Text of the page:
The Saints gave safety Jarius Byrd $26.3 million – the most guaranteed money during the first month of free agency among reported contracts. The next highest was Branden Albert, Aqib Talib, Michael Johnson, DeMarcus Ware and then Vontae Davis (re-signed with team).

Pass rushers swap teams
Since the start of the 2010 season, Jared Allen and Julius Peppers have the first and third-most sacks among NFL North players.

Those two defensive ends changed teams within the division in the first month of free agency. Allen went from the Vikings to the Bears, while Peppers signed with the Packers after being released by Chicago.

Allen and Peppers rank in the top three in sacks among active players and Allen has 10 more sacks in his career, despite playing two fewer seasons.

Top stats to know: NFL Free Agency (Day 5)

March, 15, 2014
What were the top statistical storylines from Day 5 of NFL Free Agency?

Edelman stays in New England

Unrestricted free agent Julian Edelman agreed to terms to remain with the New England Patriots. Edelman developed a great rapport with Tom Brady last season, becoming his favorite target. No Patriots receiver had more receptions, yards, touchdowns or targets than Edelman last season. In fact, Edelman caught 70.5 percent of his targets from Tom Brady last season, the highest completion percentage by a QB-WR duo with at least 75 attempts.

Edelman ranked fourth with a career-high 105 catches last season, a huge leap from his previous career high of 37 in 2009. He was one of five players to catch 100 or more passes in 2013. Among 60 wide receivers with at least 75 targets last season, Edelman’s 70.5 catch percentage was best in the league.

He also thrived in the slot position, recording over half of his receptions from there last season. Edeleman’s 53 slot receptions ranked third in the NFL, behind only Kendall Wright and Wes Welker.

Peppers picks the Packers

Julius Peppers could help bring some pass rush help back to the Green Bay Packers. The Packers sacked or put opposing quarterbacks under duress on 22.5 percent of dropbacks last season, tied for third worst in the NFL. However, the Packers tied with Peppers' former team, the Chicago Bears.

There are some questions on how effective Peppers can be at this point, especially as games progress. Peppers posted 7.0 sacks last season, tied for the second-lowest total of his career. He posted a sack for every 118.6 defensive snaps he was on the field last season, his worst rate in the last six seasons.

As a member of the Bears, Peppers was very disruptive in the first halves of games, recording 26.0 sacks. As the game wore on, however, Peppers' sack totals declined. All 7.0 of his sacks last season were in the first half.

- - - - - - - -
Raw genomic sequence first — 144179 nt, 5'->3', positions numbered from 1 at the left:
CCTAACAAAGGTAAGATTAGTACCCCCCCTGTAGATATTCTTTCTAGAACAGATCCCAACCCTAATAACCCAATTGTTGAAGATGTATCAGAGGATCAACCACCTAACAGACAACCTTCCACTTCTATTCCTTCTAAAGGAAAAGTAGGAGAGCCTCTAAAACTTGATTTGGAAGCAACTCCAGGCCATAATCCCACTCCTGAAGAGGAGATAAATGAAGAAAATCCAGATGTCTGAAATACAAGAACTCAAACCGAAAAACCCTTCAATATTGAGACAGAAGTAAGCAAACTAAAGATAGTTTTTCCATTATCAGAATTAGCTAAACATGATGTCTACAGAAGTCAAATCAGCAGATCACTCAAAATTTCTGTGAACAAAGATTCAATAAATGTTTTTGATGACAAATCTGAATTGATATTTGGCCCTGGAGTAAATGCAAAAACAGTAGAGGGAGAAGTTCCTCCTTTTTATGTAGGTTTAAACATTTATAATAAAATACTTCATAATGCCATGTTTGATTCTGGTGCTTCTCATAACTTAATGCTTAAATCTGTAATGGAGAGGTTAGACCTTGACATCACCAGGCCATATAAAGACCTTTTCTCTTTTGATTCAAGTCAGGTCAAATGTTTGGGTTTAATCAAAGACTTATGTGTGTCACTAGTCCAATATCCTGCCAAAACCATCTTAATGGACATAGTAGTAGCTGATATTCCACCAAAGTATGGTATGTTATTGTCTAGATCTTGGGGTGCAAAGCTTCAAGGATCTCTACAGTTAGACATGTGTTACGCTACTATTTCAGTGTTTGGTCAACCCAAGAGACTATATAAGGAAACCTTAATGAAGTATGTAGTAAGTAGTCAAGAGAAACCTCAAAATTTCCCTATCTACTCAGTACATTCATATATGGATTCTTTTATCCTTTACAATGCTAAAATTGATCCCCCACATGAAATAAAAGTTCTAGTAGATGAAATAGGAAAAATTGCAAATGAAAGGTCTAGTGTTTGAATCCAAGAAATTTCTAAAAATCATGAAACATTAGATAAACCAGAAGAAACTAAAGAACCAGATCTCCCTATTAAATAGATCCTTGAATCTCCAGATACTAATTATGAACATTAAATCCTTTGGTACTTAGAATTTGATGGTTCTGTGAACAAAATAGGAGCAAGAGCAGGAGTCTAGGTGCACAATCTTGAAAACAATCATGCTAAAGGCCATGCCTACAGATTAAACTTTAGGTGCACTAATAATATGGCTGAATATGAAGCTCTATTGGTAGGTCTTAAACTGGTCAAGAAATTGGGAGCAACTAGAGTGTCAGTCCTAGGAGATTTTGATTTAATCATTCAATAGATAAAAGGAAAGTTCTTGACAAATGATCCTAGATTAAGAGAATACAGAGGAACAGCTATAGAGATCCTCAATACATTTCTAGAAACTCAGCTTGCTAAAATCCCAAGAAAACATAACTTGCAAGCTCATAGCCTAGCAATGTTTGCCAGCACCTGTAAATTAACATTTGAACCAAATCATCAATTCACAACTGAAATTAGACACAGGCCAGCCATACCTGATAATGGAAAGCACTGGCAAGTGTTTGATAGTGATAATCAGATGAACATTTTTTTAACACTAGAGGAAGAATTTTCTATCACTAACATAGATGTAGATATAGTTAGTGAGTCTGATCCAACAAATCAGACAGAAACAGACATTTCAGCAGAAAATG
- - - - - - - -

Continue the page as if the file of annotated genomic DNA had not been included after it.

Peppers has primarily played defensive end in a 4-3 scheme throughout his career. The Packers base defense is a 3-4. If the Packers have Peppers move to linebacker, it will be a relatively new experience for him. Since 2010, Peppers has logged a total of 19 snaps as a linebacker. He has played 3,328 total snaps over that time.

Top stats to know: NFL free agency (Day 1)

March, 11, 2014
What were the top statistical storylines from Day 1 of NFL free agency?

Most prominent signing: Saints nab Byrd; Broncos net Talib
The New Orleans Saints made the biggest acquisition of the day, agreeing to terms with three-time Pro Bowl safety Jairus Byrd.
Jairus Byrd

Byrd has intercepted 22 passes since he entered the NFL in 2009. Only Asante Samuel (25) has more interceptions over that time.

Late Monday, the Denver Broncos agreed to a deal with former New England Patriots cornerback Aqib Talib.

Talib's 23 interceptions are the sixth-most in the NFL since he entered the league in 2008.

Talib will look to support a secondary that has defended deep passes well in the regular season the last two years, but has struggled mightily in the postseason.

Joe Flacco went 6 of 11 with 3 touchdowns when passing 15 or more yards downfield to eliminate the Broncos in 2012, and Russell Wilson went 3 of 3 for 80 yards in Super Bowl XLVIII.
The Browns and Buccaneers spend on defense
The Cleveland Browns positioned themselves to be aggressive in free agency, entering the day $50 million under the NFL Salary Cap (third-most under the cap in the league) and they made an immediate impact by agreeing to deals with ex-San Francisco 49ers safety Donte Whitner and former Arizona Cardinals inside linebacker Karlos Dansby.

Whitner was a two-time Pro Bowler and a key part of a defense that allowed the third-fewest points in the NFL last season. Opposing quarterbacks had a 39.9 Total QBR against the 49ers last season, sixth-lowest in the NFL.

Dansby was one of two players with 4.0 sacks and four interceptions last season (Lavonte David).

He led all linebackers last season with 17 total passes intercepted or defended and was one of nine players with multiple defensive touchdowns last season.
Alterraun Verner

The Tampa Bay Buccaneers also made a pair of prominent defensive acquisitions, signing Michael Johnson and Alterraun Verner.

The Buccaneers recorded only 6.5 sacks last season by players lining up as a traditional defensive end (end of line, hand in dirt). That was worst among any 4-3 defense and second worst overall. Johnson has recorded 25.0 of his 26.5 career sacks when lining up as a defensive end.

Verner could be a key replacement for Darrelle Revis. Verner is one of 12 cornerbacks in the NFL to start every game in the last two seasons and has never missed a game in four seasons. His 17 pass breakups last season tied for second-most in the NFL.